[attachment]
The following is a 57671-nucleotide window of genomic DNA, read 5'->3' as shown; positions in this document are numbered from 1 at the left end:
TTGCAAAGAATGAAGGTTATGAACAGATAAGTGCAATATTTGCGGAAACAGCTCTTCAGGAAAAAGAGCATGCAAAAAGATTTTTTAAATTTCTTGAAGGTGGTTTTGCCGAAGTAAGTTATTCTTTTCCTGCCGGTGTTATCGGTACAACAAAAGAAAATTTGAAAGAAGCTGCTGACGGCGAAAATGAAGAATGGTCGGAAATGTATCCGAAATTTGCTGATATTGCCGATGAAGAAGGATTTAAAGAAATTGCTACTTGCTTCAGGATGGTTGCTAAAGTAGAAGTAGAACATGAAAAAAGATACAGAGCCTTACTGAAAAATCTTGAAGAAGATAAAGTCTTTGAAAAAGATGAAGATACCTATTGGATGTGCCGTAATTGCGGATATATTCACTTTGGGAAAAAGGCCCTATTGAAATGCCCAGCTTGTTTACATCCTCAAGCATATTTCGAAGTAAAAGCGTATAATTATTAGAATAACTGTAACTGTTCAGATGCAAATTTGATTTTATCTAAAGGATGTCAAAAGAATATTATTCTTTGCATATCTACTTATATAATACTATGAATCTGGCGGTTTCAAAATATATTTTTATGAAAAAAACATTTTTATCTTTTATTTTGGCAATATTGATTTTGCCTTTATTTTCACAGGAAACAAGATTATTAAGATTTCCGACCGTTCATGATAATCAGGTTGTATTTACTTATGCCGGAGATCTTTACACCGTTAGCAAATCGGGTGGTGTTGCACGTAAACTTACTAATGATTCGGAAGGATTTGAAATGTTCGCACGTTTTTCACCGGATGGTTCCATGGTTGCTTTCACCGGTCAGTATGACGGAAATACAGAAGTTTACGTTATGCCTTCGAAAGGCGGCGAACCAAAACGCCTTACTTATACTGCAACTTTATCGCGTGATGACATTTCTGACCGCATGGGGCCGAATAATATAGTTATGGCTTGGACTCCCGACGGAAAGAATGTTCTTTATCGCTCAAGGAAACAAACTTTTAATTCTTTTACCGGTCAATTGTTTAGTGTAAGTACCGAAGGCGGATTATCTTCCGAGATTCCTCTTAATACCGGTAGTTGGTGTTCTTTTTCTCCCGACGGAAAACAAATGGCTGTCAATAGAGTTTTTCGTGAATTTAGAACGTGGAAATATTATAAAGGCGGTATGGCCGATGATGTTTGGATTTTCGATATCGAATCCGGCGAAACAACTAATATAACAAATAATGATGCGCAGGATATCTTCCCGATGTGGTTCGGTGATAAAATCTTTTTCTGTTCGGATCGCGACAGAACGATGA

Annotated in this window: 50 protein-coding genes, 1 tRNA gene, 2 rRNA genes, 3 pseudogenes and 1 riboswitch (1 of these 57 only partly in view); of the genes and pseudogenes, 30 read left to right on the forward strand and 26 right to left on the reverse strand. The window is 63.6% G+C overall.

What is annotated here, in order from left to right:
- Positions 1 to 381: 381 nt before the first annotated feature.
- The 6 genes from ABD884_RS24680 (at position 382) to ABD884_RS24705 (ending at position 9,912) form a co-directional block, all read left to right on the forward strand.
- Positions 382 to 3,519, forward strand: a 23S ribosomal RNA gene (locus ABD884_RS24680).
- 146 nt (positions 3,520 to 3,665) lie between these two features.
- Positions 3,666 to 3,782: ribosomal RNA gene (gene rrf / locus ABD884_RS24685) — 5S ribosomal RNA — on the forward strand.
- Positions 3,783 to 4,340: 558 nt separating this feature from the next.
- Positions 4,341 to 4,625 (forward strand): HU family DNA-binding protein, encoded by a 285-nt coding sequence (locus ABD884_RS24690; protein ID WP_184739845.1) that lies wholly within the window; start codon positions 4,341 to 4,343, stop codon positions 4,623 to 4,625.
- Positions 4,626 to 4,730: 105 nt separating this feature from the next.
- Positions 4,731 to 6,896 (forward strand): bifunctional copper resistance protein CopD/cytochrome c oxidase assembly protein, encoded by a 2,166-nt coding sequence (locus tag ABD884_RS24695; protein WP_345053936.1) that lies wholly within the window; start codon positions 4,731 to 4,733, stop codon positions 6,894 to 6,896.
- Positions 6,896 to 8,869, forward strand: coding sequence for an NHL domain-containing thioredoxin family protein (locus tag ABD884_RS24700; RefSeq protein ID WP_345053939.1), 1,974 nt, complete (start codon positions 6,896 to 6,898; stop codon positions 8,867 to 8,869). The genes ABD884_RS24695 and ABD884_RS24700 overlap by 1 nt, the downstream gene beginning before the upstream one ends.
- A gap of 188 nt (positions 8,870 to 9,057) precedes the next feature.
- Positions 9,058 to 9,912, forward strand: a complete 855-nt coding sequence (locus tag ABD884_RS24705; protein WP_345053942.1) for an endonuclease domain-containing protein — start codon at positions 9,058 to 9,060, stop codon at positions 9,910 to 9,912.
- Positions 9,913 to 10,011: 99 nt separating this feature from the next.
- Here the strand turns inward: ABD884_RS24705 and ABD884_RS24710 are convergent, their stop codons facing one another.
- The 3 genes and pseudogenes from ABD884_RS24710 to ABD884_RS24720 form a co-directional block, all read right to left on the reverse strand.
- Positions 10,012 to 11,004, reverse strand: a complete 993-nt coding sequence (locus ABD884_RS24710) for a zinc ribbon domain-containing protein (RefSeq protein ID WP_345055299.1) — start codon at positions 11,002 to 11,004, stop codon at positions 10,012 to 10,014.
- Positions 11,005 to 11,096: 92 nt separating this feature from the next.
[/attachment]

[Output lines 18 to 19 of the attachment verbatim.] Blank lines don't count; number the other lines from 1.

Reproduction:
- Here the strand turns inward: ABD884_RS24705 and ABD884_RS24710 are convergent, their stop codons facing one another.
- The 3 genes and pseudogenes from ABD884_RS24710 to ABD884_RS24720 form a co-directional block, all read right to left on the reverse strand.